A few months ago I went away for a weekend with my Wife, I decided to document the trip on the Fuji Instax Mini (discussed in this blog post). I took approximately 40 exposures, and those photographs have already been looked at dozens more times that the equivalent would have been – ten to twenty photographs lurking in a gallery on my iPhone. Pushed further and further down the gallery with each click of the shutter and with each screenshot.

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I like things in my life that are unpredictable. Nights out, late nights, work projects. Unpredictability fascinates me. That’s what instant film offers. It’s like the unplanned “quick pint” with your friend that ends with a 4.00 am drinking session and an almighty hangover. You’ll never know what you’re going to get with instant film. You can do your best to create the “perfect” shot. Check your lighting, stage your subject, but I can almost guarantee you won’t get the same results twice. With limited to no control over exposure, ISO, and shutter speed, and without the ability to look through a single lens, every image will be different. Each will have it’s own personality. It’s own failings and equally it’s own brilliance.

This is nothing new, photographers have been fascinated with instant film since it came to light. Professionals used it, families used it. There would have been countless nude photographs taken of partners, hidden at the bottom of drawers during a time where instant photography was the only private photography.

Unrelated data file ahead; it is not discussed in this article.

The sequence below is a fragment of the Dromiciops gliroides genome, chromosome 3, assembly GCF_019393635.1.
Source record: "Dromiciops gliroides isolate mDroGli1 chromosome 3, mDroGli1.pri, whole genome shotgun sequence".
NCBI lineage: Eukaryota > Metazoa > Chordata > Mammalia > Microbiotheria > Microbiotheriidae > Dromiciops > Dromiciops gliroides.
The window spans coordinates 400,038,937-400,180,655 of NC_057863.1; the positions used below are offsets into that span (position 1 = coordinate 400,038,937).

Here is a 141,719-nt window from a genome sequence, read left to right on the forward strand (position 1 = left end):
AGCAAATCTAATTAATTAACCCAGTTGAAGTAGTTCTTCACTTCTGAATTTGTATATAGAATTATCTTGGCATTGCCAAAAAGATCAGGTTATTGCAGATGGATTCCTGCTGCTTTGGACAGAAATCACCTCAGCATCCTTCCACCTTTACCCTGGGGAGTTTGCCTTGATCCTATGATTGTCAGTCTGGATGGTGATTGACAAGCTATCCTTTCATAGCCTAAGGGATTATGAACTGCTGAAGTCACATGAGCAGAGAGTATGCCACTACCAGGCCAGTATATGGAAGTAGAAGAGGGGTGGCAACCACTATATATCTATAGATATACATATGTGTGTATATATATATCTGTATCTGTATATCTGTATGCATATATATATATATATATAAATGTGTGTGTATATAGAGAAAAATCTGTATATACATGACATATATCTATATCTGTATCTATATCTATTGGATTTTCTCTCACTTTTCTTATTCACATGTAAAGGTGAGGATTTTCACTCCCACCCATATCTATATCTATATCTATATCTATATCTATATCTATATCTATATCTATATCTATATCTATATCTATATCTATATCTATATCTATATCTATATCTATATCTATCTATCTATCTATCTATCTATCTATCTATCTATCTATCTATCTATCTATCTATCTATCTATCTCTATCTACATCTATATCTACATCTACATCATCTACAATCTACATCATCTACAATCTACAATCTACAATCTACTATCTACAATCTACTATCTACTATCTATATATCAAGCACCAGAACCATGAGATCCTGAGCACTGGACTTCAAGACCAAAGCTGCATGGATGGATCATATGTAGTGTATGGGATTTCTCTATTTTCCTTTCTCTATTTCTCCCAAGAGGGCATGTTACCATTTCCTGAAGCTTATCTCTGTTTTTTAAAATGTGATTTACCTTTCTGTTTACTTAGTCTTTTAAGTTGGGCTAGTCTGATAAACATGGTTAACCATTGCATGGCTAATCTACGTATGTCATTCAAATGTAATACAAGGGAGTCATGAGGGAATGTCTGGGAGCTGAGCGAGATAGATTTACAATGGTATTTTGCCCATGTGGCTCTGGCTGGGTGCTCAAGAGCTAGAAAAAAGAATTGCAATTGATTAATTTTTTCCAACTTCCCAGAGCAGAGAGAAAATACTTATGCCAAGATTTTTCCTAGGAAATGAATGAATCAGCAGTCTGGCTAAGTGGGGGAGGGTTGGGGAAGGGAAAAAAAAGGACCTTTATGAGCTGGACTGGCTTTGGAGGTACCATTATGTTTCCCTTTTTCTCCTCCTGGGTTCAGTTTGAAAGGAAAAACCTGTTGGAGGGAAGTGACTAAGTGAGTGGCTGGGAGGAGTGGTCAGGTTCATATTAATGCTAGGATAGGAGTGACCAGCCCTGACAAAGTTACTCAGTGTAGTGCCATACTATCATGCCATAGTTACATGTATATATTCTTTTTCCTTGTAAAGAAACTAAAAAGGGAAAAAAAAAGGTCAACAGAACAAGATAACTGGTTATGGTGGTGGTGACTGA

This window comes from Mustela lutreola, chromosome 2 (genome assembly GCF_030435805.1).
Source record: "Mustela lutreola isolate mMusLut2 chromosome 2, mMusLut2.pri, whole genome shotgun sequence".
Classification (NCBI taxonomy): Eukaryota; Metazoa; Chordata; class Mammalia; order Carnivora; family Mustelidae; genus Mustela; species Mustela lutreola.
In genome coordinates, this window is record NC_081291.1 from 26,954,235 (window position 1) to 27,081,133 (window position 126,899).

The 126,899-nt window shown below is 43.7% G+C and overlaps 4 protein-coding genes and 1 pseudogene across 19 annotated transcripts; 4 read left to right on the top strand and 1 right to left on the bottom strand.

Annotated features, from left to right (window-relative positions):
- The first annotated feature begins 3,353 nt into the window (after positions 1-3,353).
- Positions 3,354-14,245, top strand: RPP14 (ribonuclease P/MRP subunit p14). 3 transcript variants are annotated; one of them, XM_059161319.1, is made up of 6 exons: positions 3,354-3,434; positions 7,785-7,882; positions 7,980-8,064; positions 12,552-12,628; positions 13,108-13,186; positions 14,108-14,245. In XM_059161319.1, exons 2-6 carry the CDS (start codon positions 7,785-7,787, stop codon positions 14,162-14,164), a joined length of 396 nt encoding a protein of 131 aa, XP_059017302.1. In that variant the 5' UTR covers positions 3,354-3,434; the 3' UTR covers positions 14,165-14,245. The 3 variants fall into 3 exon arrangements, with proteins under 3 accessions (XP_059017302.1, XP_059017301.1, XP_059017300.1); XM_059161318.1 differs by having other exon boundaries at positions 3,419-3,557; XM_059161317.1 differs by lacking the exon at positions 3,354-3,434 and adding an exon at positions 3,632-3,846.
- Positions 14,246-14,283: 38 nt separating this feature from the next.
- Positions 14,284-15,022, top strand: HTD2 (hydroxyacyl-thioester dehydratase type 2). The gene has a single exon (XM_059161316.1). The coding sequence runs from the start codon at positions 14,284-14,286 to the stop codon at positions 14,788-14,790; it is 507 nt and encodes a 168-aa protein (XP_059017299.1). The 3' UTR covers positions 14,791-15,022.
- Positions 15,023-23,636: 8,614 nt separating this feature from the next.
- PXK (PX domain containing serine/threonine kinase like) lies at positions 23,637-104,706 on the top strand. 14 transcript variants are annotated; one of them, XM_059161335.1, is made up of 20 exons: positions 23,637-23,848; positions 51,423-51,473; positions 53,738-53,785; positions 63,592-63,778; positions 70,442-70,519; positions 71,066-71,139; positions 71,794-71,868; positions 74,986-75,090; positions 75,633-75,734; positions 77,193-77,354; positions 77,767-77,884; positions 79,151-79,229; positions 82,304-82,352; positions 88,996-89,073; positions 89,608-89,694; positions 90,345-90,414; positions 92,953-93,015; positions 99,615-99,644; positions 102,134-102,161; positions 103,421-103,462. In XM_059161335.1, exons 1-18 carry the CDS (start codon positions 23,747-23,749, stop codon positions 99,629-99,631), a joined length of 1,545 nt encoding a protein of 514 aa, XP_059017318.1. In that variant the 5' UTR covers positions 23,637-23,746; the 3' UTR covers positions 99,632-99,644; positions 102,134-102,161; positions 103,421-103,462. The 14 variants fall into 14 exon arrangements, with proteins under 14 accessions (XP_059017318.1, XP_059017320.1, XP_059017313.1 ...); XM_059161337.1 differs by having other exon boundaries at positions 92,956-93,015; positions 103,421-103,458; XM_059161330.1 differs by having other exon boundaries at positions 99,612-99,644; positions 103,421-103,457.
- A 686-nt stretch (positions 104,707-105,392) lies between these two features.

Maybe all of that is part of it’s charm. Today there are artists who only shoot on instant film. I truly admire that but have to admit it’s not something I could do. After a week or so I’m always pretty happy to go back to the comfort of my DSLR, like the cheating partner walking back through the door of his house. It feels like going home.

When you think of instant film it’s hard not to think of the resurgence of analogue. Vinyl is back in record stores and outselling physical CD’s. It’s a throwback to a simpler time, a time when “things” meant something. A time where things weren’t thrown away. A time where not everything was considered disposable.

– Carl Beebee.

Fade To Black…

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‘Fade To Black’ by Carl Beebee. Click on image for high res version.

Fade To Black is a series of self portraits that explore and recreates the initial, early days of separation and divorce.

The depression, loneliness, confusion and drinking that engulfs your life to a point where you feel like an outsider staring in at your own world – your own movie…

These images (others added to carlbeebee.com soon) portray the moments in the darkness – the time where reflection is essential.

They portray an ending. A final scene. The fade to black moments.